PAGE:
Submitter: This book would be out-of date at any library, but at our library, it’s both out of date and out-of sync with patron demographics. We are a bilingual private school in the Persian Gulf. The vast majority of our students are Arab, although we also have some students of South or Southeast Asian descent and a scant handful of students with at least one parent from Europe or North America. A book that assumes most readers’ names can be traced to medieval Britain would be out-of-touch with the naming practices even in very WASP-y U.S. communities. In a school where we have scores of Mohammeds and Ahmeds,and not one student named David, this seems utterly irrelevant. Apparently, the kids agree; the book hasn’t been checked out since 1986.
Holly: It definitely looks like something out of the 60s! The little white children on the cover are the first clue to its irrelevancy in your particular library. How on earth did it end up there in the first place?
Submitter: I found this book while weeding in my public library’s psychology section. It seemed so innocuous at first. I pulled it off my cart and thought the cover was a bit dated (for good reason, it had apparently been hanging out at our branch for over 20 years!), but that it had a topic that would appeal to lots of patrons. Then, I opened it up… and couldn’t decide whether it was laughable or horrific. The unfortunately-named Dr. Crook’s main memory device is to pair a person’s face and name together with a concrete image. So, for example, if you meet someone new named Tony, you immediately picture his face on a Tony Award. This is such an odd image that you’re supposed to have no trouble picturing it and remembering Tony’s name the next time you bump into him. That all sounds reasonable enough… until the author illustrates just what he means on the next pages. For once, big hair isn’t the scariest thing going on in these photos. (Let me just say, I’m glad my name isn’t Helen.) This is probably a useful technique, but there are lots of books on improving memory out there. It didn’t make it back onto our shelves.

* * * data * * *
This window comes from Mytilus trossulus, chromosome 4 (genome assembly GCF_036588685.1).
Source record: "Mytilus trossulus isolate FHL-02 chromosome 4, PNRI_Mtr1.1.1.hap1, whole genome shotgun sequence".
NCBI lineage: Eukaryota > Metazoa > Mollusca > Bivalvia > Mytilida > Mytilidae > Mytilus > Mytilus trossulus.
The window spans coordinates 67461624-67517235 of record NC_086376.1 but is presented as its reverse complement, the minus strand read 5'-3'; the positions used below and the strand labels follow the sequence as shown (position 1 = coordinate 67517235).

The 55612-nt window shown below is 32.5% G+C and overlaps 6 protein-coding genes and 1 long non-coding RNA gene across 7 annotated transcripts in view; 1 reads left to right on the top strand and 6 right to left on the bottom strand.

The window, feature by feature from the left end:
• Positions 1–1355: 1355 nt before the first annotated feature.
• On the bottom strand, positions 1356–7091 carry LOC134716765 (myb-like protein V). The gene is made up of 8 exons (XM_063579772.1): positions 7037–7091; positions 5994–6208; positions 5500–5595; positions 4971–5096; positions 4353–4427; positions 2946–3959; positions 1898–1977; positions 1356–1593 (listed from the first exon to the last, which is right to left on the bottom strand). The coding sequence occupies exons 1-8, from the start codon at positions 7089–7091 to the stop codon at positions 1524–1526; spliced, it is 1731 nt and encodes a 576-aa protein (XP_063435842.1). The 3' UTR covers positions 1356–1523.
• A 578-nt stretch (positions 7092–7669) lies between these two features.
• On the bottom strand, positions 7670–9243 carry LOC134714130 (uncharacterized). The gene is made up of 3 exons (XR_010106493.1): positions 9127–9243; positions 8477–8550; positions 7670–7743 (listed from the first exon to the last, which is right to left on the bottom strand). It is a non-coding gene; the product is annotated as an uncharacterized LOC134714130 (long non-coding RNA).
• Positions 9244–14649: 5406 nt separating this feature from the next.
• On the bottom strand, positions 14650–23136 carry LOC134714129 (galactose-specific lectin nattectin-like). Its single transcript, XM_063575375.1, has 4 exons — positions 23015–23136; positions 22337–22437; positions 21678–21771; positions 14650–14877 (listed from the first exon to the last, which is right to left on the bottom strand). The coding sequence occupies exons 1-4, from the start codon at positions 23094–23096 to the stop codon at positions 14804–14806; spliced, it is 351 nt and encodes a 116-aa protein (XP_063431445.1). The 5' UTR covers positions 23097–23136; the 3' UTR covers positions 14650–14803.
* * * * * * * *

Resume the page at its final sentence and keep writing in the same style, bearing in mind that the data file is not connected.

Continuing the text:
Holly: Dr. Crook! Ha ha ha!! Of course, my 12-year-old boy brain went straight to “what if their name is Dick?” I’m not drawing THAT on the poor kid’s face in the yearbook! Hey, people, I know LOTS of people legitimately named Dick!
Shame on me.
Submitter: Baby name books can provide for hours of fun and a whole variety of drinking games. I love them as much as the next 27-year-old single librarian. But like any good thing, even baby name books can go bad. This one has gone as bad as that carton of cream you left in the back of your fridge. Hilarious in its breadth of pigeon-holing children and marginally offensive in how it tries to get you to pre-define your kids, this book might not be “the very best baby name book ever”.
Holly: This book has some seriously weird lists. I wouldn’t necessarily weed it…but I wouldn’t necessarily have BOUGHT it, either!